– I believe that PSA is a factional and party issue; that is, it is virtually unknown in orthodoxy or Roman Catholicism; it is not actively central in mainstream Protestantism; it is principally pursued by those who are already committed to a Calvinistic perspective on Christianity. It has become a shibboleth separating one Christian from another, and that, in itself, is one of the things most wrong with it.

For I am God, not man (III)

Continuing the sequence on penal substitution, this time wondering – if there are some who support the sort of doctrine that I am objecting to, what would we expect them to look like? Click ‘full post’ for text.

I should say right up front that I have specific examples from my own personal experience in mind as I write this, but the truth of what I say isn’t dependent on that.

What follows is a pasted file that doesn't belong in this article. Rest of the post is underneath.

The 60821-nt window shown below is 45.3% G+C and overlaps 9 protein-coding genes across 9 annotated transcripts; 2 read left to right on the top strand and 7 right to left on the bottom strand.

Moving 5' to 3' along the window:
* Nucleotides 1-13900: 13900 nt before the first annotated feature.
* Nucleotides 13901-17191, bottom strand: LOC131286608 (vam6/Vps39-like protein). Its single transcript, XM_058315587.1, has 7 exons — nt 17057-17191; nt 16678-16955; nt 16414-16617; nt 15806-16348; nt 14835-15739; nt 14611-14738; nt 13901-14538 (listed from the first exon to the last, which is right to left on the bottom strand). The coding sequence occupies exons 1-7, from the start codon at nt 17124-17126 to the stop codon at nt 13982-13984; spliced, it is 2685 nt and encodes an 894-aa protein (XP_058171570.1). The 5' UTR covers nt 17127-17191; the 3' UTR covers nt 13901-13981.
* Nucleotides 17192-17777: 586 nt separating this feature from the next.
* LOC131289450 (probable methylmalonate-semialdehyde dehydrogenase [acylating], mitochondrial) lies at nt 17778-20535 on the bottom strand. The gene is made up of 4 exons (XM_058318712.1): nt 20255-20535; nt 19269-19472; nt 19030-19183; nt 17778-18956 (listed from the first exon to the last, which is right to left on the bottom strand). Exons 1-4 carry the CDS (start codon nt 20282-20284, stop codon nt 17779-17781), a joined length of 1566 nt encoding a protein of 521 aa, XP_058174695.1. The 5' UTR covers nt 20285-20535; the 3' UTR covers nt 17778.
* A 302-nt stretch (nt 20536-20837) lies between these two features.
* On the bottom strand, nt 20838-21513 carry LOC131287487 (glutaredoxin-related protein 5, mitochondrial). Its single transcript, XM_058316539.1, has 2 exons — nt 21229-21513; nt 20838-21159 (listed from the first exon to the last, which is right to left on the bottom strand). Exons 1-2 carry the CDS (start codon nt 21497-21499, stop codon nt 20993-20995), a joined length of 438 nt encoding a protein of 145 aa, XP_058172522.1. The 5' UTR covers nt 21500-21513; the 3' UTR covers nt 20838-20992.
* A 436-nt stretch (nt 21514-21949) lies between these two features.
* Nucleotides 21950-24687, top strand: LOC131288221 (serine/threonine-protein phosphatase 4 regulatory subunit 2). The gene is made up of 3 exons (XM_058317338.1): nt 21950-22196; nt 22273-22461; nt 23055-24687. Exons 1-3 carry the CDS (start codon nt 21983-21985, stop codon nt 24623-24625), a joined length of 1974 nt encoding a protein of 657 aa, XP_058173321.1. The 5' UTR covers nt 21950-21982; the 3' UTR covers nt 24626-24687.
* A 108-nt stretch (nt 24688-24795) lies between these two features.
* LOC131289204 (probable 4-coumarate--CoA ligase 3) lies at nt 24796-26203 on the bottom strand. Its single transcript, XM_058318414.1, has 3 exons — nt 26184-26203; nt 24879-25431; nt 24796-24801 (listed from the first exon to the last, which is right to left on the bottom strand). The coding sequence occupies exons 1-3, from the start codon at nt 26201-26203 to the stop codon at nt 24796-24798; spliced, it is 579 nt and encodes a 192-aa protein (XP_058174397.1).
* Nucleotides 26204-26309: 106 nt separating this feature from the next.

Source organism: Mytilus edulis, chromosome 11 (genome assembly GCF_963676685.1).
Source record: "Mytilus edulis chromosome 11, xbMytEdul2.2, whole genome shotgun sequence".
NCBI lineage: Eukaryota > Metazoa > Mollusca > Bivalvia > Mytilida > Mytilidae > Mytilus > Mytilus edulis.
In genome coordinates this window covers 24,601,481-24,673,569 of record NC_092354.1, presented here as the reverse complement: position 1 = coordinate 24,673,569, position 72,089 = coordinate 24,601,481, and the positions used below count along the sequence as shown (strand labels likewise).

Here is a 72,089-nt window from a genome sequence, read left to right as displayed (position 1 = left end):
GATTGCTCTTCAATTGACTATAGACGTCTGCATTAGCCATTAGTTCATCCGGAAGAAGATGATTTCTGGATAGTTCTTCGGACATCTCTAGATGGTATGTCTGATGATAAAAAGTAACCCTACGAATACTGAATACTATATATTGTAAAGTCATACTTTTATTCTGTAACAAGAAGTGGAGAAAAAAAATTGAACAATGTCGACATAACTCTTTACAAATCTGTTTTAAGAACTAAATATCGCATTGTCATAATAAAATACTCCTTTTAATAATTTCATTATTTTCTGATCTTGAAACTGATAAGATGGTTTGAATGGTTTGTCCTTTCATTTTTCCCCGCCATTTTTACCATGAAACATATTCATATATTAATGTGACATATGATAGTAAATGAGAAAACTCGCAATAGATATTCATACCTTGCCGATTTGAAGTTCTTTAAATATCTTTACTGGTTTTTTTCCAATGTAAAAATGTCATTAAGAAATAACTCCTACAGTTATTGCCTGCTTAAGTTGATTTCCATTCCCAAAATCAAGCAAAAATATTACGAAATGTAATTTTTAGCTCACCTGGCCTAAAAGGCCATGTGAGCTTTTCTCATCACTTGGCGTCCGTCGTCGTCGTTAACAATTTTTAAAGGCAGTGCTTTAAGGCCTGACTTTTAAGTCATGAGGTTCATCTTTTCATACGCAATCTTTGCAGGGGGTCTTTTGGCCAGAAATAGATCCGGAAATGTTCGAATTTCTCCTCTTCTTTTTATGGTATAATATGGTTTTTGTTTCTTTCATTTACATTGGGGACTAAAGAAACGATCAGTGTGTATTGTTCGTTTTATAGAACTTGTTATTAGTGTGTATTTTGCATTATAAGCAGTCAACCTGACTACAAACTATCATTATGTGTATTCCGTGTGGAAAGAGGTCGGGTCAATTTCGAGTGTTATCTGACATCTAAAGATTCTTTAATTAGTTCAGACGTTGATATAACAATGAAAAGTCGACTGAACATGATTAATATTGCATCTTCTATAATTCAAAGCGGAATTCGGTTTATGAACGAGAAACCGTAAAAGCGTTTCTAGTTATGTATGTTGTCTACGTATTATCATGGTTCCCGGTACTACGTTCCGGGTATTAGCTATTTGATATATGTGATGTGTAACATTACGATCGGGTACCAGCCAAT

I’ve outlined what I object to in the doctrine of penal substitution, viz:

the doctrine is believed in wholeheartedly and the consequence drawn from the doctrine, within the life of the believer, is that the character of God is fundamentally one of inexorable justice; that the response to any transgression is ‘there must be punishment’; and that the life and witness of Jesus Christ is conformed to this controlling narrative, rather than all other narratives being conformed to the life and witness of Christ.